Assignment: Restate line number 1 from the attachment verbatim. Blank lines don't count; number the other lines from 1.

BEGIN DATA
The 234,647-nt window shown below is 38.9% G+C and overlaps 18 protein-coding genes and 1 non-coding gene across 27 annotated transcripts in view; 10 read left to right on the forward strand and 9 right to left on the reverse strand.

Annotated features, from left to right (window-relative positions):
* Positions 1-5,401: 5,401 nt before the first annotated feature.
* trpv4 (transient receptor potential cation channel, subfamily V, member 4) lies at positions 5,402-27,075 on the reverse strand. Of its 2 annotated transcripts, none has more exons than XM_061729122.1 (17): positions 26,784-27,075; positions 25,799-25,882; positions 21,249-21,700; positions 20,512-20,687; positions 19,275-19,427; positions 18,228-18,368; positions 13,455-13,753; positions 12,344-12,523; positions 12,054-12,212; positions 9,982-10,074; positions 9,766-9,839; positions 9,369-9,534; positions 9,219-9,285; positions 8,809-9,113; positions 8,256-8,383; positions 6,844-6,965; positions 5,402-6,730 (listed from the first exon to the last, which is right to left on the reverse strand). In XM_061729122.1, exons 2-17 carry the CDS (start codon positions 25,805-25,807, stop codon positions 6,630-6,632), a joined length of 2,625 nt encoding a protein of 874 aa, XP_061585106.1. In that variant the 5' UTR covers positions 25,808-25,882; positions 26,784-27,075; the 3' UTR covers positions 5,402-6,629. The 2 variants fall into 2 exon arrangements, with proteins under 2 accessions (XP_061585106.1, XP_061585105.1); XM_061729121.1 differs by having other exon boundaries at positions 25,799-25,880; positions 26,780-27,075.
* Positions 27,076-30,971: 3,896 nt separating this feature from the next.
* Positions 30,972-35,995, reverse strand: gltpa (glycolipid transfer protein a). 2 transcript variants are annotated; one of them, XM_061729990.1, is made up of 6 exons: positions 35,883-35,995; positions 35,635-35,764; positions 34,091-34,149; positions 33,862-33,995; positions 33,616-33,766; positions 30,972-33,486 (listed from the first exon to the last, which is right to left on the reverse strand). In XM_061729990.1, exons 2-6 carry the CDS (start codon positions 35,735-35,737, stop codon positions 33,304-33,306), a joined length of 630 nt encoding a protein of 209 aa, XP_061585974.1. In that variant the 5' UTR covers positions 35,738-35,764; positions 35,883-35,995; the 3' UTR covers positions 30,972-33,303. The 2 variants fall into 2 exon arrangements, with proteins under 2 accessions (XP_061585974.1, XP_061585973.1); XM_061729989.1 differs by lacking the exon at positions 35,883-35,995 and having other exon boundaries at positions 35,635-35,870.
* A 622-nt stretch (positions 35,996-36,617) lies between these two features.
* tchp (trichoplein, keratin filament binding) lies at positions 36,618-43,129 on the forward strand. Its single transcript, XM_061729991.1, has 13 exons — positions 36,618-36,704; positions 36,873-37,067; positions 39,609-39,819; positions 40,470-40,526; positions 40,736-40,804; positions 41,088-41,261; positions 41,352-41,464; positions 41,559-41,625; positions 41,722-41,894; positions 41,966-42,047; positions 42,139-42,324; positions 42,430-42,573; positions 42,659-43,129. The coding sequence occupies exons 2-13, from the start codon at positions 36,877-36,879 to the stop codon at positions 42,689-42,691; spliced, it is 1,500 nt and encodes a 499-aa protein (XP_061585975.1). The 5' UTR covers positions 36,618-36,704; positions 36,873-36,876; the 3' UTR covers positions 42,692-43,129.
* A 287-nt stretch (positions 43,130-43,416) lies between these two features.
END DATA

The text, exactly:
The 234,647-nt window shown below is 38.9% G+C and overlaps 18 protein-coding genes and 1 non-coding gene across 27 annotated transcripts in view; 10 read left to right on the forward strand and 9 right to left on the reverse strand.